Violence Erupts at Pakistani Mosque
Wednesday, July 4, 2007
ISLAMABAD, Pakistan, July 4 -- A long-simmering standoff between the government and a radical mosque in the heart of the Pakistani capital exploded into a vicious street clash on Tuesday, with a dozen dead and more than 100 others injured.
For over 15 hours, paramilitary forces and bandanna-clad Islamic fighters manning positions in the Red Mosque traded automatic-weapons fire. At least three female students at a religious school affiliated with the mosque were killed, as were an army ranger and a Pakistani photographer who was caught in the crossfire.
At dawn Wednesday, the government was moving armored personnel carriers and special forces troops into position and warning of an all-out assault on the mosque. Power was shut down in the area, and security officials were demanding that pedestrians and vehicles stay out. Government officials said President Pervez Musharraf had signed off on the operation.
"Those who surrender will be forgiven," Zafar Iqbal Warraich, the minister of state for interior, said early Wednesday. "If someone comes out with a rifle, then we will answer a bullet with a bullet."
Later Wednesday morning, however, mediation was underway and it was unclear whether a raid would occur.
Tuesday's battle, which followed months of provocations by mosque leaders, dramatically displayed the rising threat of Islamic militancy in Pakistan and the struggles confronting Musharraf's besieged government. Tensions between the government and radical groups are not uncommon in Pakistan, but the clash at the mosque reflected their scope -- far beyond the deeply conservative tribal areas along the border with Afghanistan and into the orderly, tree-lined streets of Islamabad.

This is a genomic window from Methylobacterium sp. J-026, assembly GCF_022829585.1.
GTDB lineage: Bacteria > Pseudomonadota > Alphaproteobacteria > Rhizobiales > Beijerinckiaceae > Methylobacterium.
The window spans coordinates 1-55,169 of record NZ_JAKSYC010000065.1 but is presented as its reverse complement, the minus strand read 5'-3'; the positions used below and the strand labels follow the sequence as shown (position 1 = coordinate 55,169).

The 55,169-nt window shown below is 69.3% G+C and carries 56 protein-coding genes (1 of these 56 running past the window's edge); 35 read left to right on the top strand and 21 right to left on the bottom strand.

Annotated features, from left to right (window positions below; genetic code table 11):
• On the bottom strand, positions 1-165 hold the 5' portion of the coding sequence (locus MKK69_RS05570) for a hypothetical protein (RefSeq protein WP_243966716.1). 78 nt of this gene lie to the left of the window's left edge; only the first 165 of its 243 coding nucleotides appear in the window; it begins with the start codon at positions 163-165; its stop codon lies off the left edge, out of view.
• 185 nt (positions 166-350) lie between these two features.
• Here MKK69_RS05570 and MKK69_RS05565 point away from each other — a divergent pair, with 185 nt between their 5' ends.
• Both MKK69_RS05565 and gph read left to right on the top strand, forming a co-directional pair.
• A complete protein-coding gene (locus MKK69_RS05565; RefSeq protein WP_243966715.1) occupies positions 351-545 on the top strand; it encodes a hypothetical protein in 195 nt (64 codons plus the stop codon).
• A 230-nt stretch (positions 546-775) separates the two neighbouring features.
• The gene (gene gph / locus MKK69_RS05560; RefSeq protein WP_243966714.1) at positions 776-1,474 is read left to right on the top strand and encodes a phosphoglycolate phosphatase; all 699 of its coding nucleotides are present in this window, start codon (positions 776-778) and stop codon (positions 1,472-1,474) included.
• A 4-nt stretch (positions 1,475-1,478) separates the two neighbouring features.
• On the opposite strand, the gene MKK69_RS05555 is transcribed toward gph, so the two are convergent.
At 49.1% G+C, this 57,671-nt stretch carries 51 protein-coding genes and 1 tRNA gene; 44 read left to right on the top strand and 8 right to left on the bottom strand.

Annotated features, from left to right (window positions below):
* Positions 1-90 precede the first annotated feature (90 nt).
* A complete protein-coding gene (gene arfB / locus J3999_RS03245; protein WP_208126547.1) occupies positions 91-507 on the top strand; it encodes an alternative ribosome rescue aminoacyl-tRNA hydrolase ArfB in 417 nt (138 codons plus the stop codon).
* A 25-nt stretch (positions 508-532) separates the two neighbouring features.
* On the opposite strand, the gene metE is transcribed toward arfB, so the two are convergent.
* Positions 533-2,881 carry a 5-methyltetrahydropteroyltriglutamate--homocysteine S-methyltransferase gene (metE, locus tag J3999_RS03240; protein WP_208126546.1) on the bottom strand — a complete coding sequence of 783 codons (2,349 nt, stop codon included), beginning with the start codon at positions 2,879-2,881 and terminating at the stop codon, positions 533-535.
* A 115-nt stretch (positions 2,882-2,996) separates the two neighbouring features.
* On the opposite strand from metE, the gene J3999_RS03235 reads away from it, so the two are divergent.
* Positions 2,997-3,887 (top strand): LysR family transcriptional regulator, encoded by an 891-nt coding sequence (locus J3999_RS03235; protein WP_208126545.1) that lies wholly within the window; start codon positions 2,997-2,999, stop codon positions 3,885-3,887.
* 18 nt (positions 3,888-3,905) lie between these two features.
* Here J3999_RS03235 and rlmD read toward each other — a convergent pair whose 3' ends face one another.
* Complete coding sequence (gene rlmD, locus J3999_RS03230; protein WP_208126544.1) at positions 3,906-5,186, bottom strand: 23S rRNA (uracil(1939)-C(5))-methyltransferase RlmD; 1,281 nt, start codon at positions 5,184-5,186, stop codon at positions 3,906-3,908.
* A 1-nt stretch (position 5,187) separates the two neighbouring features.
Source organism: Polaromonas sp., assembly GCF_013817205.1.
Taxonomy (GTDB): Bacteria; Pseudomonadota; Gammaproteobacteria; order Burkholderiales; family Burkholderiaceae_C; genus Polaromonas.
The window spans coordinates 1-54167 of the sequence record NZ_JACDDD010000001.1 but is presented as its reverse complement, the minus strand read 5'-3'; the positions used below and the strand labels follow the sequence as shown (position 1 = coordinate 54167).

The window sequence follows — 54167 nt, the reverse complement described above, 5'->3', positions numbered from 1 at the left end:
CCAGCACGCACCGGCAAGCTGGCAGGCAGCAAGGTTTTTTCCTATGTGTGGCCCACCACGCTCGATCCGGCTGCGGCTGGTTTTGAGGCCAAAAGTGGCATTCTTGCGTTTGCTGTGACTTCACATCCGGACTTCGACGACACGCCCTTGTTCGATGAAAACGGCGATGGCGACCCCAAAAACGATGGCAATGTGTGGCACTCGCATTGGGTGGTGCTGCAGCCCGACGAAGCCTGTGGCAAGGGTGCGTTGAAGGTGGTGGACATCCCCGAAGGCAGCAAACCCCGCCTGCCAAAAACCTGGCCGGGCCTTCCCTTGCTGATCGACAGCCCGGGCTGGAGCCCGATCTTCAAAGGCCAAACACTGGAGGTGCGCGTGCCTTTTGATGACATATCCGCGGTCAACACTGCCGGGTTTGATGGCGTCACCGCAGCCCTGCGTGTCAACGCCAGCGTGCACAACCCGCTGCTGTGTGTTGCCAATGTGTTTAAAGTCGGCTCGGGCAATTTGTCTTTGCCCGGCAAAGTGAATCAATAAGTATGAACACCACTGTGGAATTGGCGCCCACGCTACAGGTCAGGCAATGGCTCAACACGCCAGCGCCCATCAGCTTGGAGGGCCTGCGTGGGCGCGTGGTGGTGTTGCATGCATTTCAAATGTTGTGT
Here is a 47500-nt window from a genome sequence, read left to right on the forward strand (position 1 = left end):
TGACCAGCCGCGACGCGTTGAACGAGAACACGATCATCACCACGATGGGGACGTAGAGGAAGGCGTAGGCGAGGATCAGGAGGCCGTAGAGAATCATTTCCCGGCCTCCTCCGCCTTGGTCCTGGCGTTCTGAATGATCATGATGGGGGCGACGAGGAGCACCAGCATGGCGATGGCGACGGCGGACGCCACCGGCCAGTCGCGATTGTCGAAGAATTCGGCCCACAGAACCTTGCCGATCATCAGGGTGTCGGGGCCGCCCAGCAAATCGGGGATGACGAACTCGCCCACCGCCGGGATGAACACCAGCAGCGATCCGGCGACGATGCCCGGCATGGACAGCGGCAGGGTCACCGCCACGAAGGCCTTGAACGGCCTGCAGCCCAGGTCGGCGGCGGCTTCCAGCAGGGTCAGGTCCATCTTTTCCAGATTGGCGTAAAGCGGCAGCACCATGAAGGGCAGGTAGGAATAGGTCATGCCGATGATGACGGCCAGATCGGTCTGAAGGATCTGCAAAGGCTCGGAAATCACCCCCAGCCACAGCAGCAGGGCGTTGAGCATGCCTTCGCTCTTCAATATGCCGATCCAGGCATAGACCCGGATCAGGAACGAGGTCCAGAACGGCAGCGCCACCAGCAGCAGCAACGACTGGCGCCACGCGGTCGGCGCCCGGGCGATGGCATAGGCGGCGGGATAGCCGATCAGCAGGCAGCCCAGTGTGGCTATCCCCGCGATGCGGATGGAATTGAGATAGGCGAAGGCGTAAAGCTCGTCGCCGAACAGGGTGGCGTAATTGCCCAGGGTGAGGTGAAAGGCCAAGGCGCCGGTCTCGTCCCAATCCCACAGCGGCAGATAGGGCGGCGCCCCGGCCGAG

The mosque lies within walking distance of Musharraf's house, close enough for anyone home to hear the gunfire that reverberated through the city starting early Tuesday afternoon and continuing into the early morning Wednesday.
As the fighting raged, the troops -- holed up in nearby buildings -- fired tear gas to disperse a crowd of thousands that had gathered to show support for the Red Mosque's leadership. It was not known exactly how many people were inside the mosque compound, but mosque leaders had said there were at least 4,000 students in the religious school, or madrassa, alone.
They had also indicated that the students were willing to sacrifice their lives if the mosque, also known as the Lal Masjid, was attacked.
The mosque and its clerics have served for months as Islamabad's self-appointed vice squad. Its members have abducted police officers, kidnapped women and accused them of prostitution, threatened CD store owners with attacks and issued a fatwa, or religious edict, against a female cabinet minister who publicly hugged a man who was not her husband.
The government has threatened on several occasions to raid the mosque, but has pulled back each time. Musharraf, a U.S. ally on counterterrorism, has said that confronting religious extremism is among his top priorities. But critics charge that he has allowed it to flourish as he focuses instead on fending off attacks from moderate forces that want to restore civilian government to Pakistan eight years after a military-led coup brought Musharraf, the army chief of staff, to office.
"These are the fruits of military rule," said Ayaz Amir, a political analyst. "The main enemy of the government has not been what they call religious extremism. Musharraf's priority has been figuring out how to stick in power, how to keep his uniform and how to keep the secular opposition out in the cold."